iPods 'mess with pacemakers'
Granny loves her iPod, bless her - OH MY GOD!!
iPods have joined late-opening restaurants and children playing on old people's lawns on the list of things that can make pacemakers go haywire.
A new study, presented today to a meeting of heart specialists by a 17-year-old high school student, suggests that the music-playing device can interfere with the electromagnetic equipment in implanted pacemakers.
Reuters reports 100 pacemaker patients (with a mean age of 77) were examined in the study.
Holding the iPod just two inches away from their chests for 5 to 10 seconds was enough to cause electrical interference half the time. In some cases, iShenanigans could be detected as far as 18 inches away. The interference usually just caused the equipment to misread the heart's pacing, but one case caused the pacemaker to stop working entirely.
But before you buy grandpa a gift to speed up that inheritance money; none of the symptoms are life-threatening, and the pacemakers returned to normal when the iPods were shut off.
Jay Thaker, a student at Okemos High School in Michigan, co-authored the the report with a friend of his father, Dr. Krit Jongnarangsin, an assistant professor in the Division of Cardiovascular Medicine at the University of Michigan.
The iPod was the only portable music player tested in the study.
The reason why it this hasn't been caught before?
"Most pacemaker patients are not iPod users," Jongnarangsin said. ®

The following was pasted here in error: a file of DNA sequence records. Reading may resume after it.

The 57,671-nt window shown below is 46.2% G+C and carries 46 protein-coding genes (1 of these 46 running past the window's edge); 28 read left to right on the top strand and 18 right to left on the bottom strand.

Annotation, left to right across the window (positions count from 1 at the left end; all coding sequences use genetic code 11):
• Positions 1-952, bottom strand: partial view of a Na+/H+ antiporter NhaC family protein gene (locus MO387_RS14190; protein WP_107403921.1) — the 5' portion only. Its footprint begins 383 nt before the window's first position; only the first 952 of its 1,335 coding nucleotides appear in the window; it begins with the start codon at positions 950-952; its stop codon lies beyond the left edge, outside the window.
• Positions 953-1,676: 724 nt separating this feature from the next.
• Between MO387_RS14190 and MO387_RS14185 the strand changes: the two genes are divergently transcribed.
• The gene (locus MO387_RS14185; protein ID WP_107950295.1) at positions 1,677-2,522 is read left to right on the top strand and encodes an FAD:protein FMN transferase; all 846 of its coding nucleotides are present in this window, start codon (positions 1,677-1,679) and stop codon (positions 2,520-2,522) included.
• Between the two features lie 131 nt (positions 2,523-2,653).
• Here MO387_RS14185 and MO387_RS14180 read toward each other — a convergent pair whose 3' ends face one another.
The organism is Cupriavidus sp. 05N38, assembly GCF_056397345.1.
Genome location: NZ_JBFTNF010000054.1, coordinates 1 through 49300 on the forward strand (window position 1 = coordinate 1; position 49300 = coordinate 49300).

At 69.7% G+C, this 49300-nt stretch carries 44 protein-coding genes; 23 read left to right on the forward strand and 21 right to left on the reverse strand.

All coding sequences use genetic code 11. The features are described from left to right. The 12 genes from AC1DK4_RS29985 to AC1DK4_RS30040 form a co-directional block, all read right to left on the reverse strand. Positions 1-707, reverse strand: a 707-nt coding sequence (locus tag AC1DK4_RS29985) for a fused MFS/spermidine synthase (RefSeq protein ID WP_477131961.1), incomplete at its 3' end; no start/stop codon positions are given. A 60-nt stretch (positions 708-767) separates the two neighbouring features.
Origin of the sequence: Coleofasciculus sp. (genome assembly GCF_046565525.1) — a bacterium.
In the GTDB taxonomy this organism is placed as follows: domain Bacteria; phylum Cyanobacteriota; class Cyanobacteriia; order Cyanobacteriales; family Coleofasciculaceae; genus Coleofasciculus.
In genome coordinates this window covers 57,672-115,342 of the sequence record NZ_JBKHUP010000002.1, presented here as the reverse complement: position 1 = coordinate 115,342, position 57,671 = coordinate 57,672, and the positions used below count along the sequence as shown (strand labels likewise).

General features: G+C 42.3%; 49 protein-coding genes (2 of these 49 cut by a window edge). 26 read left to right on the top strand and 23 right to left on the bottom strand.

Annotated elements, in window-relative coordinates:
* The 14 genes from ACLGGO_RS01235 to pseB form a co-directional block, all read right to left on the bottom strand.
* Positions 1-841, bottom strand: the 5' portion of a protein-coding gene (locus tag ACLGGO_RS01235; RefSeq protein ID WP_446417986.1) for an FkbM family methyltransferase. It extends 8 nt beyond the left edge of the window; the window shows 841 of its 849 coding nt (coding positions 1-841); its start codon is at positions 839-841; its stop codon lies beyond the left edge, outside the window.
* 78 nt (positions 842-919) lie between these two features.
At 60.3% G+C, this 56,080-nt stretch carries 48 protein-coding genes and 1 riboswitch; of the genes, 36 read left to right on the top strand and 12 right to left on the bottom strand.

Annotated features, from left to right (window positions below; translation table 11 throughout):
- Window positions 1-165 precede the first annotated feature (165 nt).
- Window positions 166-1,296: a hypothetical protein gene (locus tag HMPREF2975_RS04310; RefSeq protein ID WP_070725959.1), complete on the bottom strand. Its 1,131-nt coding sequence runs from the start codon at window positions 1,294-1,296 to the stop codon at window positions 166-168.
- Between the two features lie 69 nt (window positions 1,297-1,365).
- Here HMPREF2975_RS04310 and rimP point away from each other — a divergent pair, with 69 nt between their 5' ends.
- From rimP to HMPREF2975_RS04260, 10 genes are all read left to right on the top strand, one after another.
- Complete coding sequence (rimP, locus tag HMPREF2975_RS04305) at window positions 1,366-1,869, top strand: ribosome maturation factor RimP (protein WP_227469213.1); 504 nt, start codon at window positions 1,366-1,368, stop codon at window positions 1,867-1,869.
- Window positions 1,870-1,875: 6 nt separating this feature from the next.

18 amps ?!?
You need to tell your granny to stop using the industrial grade hot air gun and use a normal hair drier. My hot air gun, which strips paint and sets fire to dry wood, uses 5 amps (2400W); so your granny is messing with some really dangerous gear there.
18 amp etc. correction
It's actually a 1200 W hot air gun (still 5 Amps).
Your granny is still in danger!
Why is it that so many assume this parody of a "study" is in any way valid?
Look. Just because someone somewhere started calling the brain fart of some kid a "study" doesn't mean you have to give it any credibility.
Sure, it's quite possible to interrupt the operation of a pacemaker briefly by, for instance, having your phone right next to it when someone calls you. It'll still work, it's just that it might not work in a mode that you would consider optimal, for a short while.
But the ouput from a shitty little iPod is nothing compared to a phone.
And EMI is not a "black art". Any electronics designer worth anything knows how to minimise it. It's only the people who haven't learned yet that will tell you so. And since pacemakers have a metal shell, it's highly unlikely that the frequencies that might be emitted from any little player will penetrate the shell (with an amplitude that actually matters). They can, by a far stretch of the imagination, disrupt measurements. But even that is pretty far-fetched.
Do you want to bet that the kid stuck the iPod between the pacemaker and the readout equipment?